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Book Review: Tales From Alternate Earths

Tales From Alternate EarthsTales From Alternate Earths by Daniel M. Bensen

My rating: 3 of 5 stars

I liked this idea for an anthology and even though the premise is popular and often tried, I was intrigued to pick it up and explore the stories. My favorites were “Twilight of the Mesozoic Moon,” which also had the best title and the most imaginative characters, and “The Secret War,” which provided a unique twist to a story I already thought I knew something about.

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Film Review: Fantastic Beasts and Where to Find Them

As the newest film set in the Harry Potter universe and J.K. Rowling’s screenplay debut, Fantastic Beasts has gotten a lot of hype, and quite a bit of criticism too for too much detail, plot holes, unclear motivations, and uneven pacing. My own kids and I were a bit confused when we went the first time, but that didn’t stop both of the kids from seeing it again with friends.

It is a visually arresting film, and I enjoyed the experience of watching it.  With the twisted cities of Doctor Strange still in my mind’s eye from the week before, the scenes of mayhem in old New York in Fantastic Beasts made an impressive counterpoint. I know the Harry Potter timeline and universe pretty well and so I also appreciated the world-building and the background to the more well known events from the HP books and movies.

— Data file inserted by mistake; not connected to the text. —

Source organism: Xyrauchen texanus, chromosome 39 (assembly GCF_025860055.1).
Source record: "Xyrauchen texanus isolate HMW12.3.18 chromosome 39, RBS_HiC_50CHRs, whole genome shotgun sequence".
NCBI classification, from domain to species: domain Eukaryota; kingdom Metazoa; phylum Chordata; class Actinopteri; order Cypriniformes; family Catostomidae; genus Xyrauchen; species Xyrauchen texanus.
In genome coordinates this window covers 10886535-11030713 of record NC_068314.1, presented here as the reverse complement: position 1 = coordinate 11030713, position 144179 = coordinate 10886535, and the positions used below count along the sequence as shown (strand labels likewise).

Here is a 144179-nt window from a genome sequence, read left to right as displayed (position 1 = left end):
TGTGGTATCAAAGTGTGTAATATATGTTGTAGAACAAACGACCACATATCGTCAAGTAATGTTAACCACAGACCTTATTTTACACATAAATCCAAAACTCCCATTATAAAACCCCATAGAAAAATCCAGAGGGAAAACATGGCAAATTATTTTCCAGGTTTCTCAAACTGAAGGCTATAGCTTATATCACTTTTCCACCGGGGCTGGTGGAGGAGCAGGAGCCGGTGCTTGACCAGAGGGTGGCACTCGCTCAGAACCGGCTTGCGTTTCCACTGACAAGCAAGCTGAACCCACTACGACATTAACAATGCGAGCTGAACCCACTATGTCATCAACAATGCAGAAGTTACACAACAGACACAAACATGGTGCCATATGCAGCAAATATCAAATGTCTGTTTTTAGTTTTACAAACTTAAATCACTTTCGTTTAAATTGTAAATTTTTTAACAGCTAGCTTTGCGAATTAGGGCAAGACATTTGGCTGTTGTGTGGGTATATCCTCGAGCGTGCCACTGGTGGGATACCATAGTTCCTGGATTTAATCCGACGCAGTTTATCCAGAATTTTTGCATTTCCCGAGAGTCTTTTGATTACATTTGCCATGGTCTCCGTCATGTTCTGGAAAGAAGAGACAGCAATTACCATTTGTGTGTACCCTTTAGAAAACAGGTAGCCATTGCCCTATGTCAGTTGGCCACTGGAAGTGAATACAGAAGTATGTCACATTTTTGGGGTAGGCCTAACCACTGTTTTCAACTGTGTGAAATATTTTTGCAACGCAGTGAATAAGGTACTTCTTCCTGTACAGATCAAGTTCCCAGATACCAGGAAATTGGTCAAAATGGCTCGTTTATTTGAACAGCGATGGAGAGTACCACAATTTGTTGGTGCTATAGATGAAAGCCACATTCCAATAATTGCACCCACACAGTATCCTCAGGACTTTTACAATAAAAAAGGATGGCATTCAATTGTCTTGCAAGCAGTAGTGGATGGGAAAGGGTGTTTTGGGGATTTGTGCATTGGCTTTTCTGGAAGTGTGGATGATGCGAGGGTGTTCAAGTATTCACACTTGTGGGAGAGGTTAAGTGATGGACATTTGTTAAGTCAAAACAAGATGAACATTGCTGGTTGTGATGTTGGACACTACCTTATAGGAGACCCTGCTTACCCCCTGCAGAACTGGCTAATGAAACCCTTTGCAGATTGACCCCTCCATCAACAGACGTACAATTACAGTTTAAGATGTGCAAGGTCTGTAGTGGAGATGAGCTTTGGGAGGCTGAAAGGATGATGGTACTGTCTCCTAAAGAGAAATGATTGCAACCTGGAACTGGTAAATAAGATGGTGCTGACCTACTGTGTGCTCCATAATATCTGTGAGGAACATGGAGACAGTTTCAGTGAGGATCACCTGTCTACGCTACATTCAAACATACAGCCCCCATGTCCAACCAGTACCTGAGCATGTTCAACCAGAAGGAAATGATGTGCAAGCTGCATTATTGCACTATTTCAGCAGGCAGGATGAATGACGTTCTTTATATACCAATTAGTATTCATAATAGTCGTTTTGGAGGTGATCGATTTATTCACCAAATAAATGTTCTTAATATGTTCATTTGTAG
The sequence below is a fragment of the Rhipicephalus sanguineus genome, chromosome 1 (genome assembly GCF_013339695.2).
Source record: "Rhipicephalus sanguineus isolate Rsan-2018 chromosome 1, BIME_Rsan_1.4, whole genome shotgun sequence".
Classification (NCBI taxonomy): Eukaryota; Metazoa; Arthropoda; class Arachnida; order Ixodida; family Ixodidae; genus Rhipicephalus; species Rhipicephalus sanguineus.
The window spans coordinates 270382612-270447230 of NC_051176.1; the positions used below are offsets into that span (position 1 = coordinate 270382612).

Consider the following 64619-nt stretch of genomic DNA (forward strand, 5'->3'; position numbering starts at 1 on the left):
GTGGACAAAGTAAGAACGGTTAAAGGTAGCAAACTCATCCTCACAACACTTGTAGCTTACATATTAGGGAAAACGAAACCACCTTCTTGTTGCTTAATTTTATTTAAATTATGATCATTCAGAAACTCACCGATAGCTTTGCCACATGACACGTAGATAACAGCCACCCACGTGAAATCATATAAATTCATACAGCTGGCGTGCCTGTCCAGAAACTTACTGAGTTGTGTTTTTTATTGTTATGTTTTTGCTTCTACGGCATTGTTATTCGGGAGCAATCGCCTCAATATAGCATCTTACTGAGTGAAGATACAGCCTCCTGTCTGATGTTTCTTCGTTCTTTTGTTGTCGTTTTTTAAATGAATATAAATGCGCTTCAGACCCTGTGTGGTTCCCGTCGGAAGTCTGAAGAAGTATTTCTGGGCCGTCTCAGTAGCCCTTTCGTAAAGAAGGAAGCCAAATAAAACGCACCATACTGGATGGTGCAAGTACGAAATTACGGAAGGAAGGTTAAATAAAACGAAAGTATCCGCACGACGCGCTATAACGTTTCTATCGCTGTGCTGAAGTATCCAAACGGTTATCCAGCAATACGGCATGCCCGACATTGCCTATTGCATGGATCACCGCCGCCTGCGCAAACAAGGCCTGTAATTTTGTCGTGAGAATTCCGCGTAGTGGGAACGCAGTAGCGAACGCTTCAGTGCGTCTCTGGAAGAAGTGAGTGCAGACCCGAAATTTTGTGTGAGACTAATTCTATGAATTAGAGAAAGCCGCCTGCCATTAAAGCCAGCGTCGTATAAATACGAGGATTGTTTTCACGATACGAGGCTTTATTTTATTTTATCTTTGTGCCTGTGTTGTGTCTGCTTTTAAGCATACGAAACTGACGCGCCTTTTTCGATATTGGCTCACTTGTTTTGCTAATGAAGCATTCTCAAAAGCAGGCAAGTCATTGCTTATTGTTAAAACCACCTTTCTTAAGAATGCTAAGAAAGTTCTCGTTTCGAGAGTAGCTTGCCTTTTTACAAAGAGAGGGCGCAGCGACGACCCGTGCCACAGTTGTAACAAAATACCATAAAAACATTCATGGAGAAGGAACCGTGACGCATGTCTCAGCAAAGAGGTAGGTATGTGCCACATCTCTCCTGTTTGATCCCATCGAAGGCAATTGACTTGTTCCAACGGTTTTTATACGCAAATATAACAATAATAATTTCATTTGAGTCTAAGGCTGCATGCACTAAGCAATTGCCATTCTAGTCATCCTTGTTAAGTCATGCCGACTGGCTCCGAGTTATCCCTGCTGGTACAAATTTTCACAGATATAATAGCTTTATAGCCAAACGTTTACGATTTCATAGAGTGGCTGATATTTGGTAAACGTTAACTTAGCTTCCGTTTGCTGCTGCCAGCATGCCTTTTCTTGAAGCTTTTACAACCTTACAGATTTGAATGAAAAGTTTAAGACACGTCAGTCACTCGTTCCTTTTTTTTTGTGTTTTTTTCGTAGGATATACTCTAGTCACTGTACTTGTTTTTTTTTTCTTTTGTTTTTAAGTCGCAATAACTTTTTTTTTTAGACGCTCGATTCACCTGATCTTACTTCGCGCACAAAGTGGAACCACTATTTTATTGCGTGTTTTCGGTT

Thematically, much of this debate about “craft” may be interesting, but beside the point. In this film Rowling returns to a theme that may ultimately define her body of work: the plight of wronged, abused children, the incompetent and/or evil adults who fail them, and the others who try to make it right. In the modern HP timeline, Voldemort/Tom Riddle came out of such a situation. In this film, and in other more recent work (notably, A Casual Vacancy) adults explicitly manipulate and use children to their own ends, and end up not only destroying the children’s innocence but unleashing a chaotic evil upon the world that can no longer be controlled.

This theme is rich, but sometimes, in Rowling’s hands, too simple–especially when the adults become caricatures. Newt Scamander is a worthy and well-meaning hero but IMO he needs more to do and to learn before this series can do justice to its ambition. The children are watching.